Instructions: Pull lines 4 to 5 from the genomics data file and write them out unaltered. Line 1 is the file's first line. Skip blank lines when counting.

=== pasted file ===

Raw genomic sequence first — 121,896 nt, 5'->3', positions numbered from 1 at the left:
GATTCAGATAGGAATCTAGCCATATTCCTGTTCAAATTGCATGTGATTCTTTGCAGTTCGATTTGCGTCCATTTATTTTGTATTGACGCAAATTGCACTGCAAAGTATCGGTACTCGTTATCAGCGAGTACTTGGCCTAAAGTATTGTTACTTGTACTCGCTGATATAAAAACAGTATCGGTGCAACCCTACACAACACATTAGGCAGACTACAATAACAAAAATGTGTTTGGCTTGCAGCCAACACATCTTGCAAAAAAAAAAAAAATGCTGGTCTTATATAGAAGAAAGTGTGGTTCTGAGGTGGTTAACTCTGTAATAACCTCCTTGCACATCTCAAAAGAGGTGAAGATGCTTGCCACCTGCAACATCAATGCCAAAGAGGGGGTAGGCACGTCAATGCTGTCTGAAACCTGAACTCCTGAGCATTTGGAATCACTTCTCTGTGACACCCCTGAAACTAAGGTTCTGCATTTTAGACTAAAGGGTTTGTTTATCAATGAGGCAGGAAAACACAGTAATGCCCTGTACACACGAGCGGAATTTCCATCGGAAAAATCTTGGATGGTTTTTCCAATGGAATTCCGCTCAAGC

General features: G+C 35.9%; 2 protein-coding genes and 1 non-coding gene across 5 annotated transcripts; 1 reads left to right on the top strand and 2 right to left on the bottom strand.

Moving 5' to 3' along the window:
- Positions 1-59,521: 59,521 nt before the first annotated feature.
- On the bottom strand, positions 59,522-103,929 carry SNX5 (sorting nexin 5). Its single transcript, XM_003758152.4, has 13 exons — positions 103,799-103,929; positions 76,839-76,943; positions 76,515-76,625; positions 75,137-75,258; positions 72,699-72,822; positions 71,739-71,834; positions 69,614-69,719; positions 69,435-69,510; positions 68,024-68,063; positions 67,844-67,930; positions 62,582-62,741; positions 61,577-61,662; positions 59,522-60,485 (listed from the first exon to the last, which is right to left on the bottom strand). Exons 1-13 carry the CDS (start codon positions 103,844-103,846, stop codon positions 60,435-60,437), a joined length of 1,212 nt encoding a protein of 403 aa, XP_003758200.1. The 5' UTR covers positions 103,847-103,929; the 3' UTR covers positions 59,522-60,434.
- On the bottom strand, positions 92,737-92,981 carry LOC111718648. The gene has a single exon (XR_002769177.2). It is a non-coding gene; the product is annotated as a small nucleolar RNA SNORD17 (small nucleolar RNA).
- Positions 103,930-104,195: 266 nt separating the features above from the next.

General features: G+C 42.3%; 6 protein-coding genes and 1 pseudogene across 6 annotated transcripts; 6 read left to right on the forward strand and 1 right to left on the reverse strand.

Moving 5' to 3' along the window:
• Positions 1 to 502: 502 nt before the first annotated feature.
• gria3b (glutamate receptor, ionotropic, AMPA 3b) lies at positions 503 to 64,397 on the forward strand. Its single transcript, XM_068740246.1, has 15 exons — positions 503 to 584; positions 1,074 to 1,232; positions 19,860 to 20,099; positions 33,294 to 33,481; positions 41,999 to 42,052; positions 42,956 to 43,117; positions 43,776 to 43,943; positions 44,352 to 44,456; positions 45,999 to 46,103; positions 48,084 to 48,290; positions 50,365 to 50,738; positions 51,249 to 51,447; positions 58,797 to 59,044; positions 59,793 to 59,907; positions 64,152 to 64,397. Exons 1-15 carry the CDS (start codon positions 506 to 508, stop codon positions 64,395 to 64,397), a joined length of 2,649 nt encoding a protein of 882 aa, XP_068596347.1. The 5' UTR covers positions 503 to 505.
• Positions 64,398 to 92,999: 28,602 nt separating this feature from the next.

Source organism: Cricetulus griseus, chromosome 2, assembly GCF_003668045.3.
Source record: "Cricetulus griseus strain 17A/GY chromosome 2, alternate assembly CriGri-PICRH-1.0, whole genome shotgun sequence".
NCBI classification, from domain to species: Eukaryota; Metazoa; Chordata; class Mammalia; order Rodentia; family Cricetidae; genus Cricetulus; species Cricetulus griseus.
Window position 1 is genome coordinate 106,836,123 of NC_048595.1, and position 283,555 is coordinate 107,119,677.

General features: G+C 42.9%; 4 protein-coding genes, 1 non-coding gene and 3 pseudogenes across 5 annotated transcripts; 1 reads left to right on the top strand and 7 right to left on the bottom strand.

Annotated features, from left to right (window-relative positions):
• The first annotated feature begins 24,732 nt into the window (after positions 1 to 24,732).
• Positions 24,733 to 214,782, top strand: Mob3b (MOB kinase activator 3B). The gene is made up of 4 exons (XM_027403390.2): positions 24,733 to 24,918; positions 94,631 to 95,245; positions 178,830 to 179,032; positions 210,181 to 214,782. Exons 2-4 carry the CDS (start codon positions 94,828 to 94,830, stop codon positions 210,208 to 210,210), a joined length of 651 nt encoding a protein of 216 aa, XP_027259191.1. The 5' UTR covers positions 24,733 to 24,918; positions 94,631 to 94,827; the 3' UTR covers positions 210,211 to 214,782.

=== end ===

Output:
Moving 5' to 3' along the window:
- Positions 1-59,521: 59,521 nt before the first annotated feature.